The new Minister for Industrial Relations, Michaelia Cash, has ruled out any amnesty. She is concerned that “an amnesty would send a dangerous message that it is okay to flout our strong visa and migration rules, principles that this Government has worked incredibly hard over a period of time to secure”.

Apparently, Cash saw no irony in her boasting about Australia’s strong visa and migration rules and the fact David Littleproud wants an amnesty for undocumented workers brought to Australia in the biggest labour trafficking scam in Australia’s history — a scam that took place under the noses of Peter Dutton and Mike Pezzullo.

More importantly, Cash offered no alternative to an amnesty, thus condemning the growing number of unsuccessful asylum seekers to ongoing exploitation. Perhaps Cash forgot that as Industrial Relations Minister, she is also responsible for addressing worker exploitation, including migrant worker exploitation.

New Home Affairs and Immigration Ministers Karen Andrews and Alex Hawke will inherit the growing number of unsuccessful asylum seekers in Australia as well as the massive backlogs at both the primary level and at the AAT.

While Dutton has now escaped accountability for this situation by being moved to Defence, Andrews and Hawke should ask Pezzullo some hard questions including about the current situation:

  • How could such a massive scam have been allowed to develop? Why didn’t Home Affairs act when it was first alerted to the scam years ago?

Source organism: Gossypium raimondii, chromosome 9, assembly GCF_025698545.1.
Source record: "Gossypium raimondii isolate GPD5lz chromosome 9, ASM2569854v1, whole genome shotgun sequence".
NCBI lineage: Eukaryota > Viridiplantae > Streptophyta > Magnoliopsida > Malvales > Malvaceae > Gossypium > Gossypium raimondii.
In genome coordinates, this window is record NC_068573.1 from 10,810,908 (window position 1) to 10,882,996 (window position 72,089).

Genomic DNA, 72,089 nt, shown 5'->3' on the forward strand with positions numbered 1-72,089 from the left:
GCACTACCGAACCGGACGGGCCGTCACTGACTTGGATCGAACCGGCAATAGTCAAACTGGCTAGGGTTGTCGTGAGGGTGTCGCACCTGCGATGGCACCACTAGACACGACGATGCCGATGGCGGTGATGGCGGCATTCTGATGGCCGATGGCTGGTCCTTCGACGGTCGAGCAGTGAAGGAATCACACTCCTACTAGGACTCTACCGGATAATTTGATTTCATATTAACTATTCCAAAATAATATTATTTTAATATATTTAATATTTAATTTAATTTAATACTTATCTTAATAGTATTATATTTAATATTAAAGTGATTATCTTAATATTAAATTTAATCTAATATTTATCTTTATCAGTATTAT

• How many tens of millions of dollars has it, to date, cost the taxpayer to process the applications so far and what are the estimated costs of processing the remaining applications at the primary and review stages (note there is rightly no application fee for an asylum application)?
  • What is Home Affairs doing to locate, detain and remove unsuccessful asylum seekers? Why has compliance activity plunged while the number of unsuccessful asylum seekers has boomed?
  • If Home Affairs is doing nothing and opposes the proposed amnesty, what is the plan for addressing the situation given the number of unsuccessful asylum seekers will increase significantly as more applications are processed?
  • What has been done to investigate and prosecute the organisers?
  • What plans are in place to prevent a resurgence of the scam when international borders re-open?

Sadly, I fear Pezzullo will have no answers to these questions and will continue to pretend there is no problem to be addressed. And Andrews and Hawke may be too intimidated by Pezzullo to press him on the issue.

Similar to the situation in the U.S., get ready for the number of unsuccessful asylum seekers continuing to grow, continuing to be exploited and the Australian Government continuing to sweep the issue under the carpet. After all, Morrison et al cannot possibly admit that they have been asleep at the wheel when it comes to managing Australia’s borders.

Dr Abul Rizvi is an Independent Australia columnist and a former Deputy Secretary of the Department of Immigration. You can follow Abul on Twitter @RizviAbul.